Training a pet is one of the great joys of owning an animal. But one creature is sometimes overlooked when people are picking a teachable pet for the household: the domestic cat.
Despite their reputation as self-sufficient and sometimes stubborn animals, cats can obey quite complex commands and some appear to relish the stimulation that training provides.
You do have to make allowances for their independent nature, though. “Training a cat is a little bit more difficult than training a dog, as humans are a little less important to them,” cat behavior expert Celia Haddon told Newsweek.
“They have tested out cat training in cat shelters and found that the cats really enjoy it. But it does need somebody who understands reward training.”
Whether you’re thinking of simple house training or have something more adventurous in mind, read on for expert advice on coaching your cat.
How to Train Your Cat
The basic training principle of rewarding what you like and ignoring what you do not also applies to cats.
Once owners begin ignoring undesirable behavior, they need to stand firm through what is known as the “extinction burst”—when the animal starts to ramp up their unacceptable behavior, in an attempt to get a response. You have to be consistent in not responding.
Zazie Todd, author of the book Purr: The Science of Making Your Cat Happybelieves delicious and tactile treats are key to success.
“Always use positive reinforcement to train your cat,” she told Newsweek. That typically means giving them a very tiny treat or piece of food—cooked chicken, tuna, prawn, wet cat treats—after they’ve done what you want to increase the likelihood of it happening again.
“Some cats like to be brushed a lot, in which case brushing might also work as a reward.”
If you’re doling out edible treats, she added, “remember to take account of calories from training when feeding your cat their meals.”
People “should never ever punish their cat,” according to Haddon. It’s cruel and can have unintended consequences.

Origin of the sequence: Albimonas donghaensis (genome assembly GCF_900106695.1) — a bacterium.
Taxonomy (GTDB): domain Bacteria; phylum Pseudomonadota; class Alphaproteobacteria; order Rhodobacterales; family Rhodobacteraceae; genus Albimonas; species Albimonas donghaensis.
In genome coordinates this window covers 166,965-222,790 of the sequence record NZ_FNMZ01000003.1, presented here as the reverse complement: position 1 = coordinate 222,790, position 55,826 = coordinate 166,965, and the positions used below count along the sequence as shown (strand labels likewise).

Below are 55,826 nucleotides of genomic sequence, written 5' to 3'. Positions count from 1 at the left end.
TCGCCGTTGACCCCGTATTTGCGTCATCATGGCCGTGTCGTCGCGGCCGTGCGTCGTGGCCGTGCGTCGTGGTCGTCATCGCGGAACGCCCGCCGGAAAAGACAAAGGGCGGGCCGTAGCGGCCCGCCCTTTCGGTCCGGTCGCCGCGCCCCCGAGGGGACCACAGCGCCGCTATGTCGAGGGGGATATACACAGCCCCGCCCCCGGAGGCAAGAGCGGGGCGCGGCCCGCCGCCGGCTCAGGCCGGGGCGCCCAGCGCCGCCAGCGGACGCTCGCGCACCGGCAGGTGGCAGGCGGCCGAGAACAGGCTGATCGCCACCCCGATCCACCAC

“It ruins a relationship. Cats, if they are punished, will just run off and hide under the bed. They may begin to be frightened of you and you may be unable ever to train them again,” she explained. “If they won’t do what you want, you haven’t trained them in the correct way.”
This is because cats are not thought to associate punishment with the idea that they have “failed” an instruction. Instead, they will become anxious or frustrated and may begin to associate this feeling with you or their immediate environment.
Todd expressed similar concerns, saying: “Don’t squirt water or hiss or yell at your cat in an attempt to train them. Methods like this can cause your cat to be stressed and, because they may associate the punishment with you, can make your relationship with your cat worse.”
A common mistake people make when training cats is to ask for too much too soon.
Todd said: “Train for short periods at a time and use great rewards to keep your cat interested. Follow a gradual training plan so that each stage of the training is easy for your cat. That will help to keep them engaged.”
Haddon added: “Cats also get easily bored, so you have to train in short bouts of about five minutes. If you go on too long, they just walk away.”
A History of Cat Tricks
With a little patience and know-how, people have trained some cats to perform extraordinary feats.
Haddon points to Signor Capelli’s performing cats, who beat a drum, turned a spit and rang bells in front of a London audience in 1832.
In 1950s Britain, Antony Hippisley Coxe had a touring circus act of four or five cats—which was watched by the young Celia. “As a child I thought they were boring, but my mother told me: ‘This is so unusual that you will never see it again,'” she recalled.
The training methods used in these acts would probably not meet today’s animal welfare standards. “A more modern example of good cat training is Dominique and his Flying House Cats,” Haddon said.
She saw Dominique Lefort’s act in Florida in the 1990s and he and the cats were still believed to be performing in Key West.
“His cats perform in the open air, without the confinement of a theater or a circus ring. They could simply jump down and disappear into the crowd any time if they were not enjoying it.
“Instead, they leap from high chair to high chair, jumping over Dominique and also through hoops.”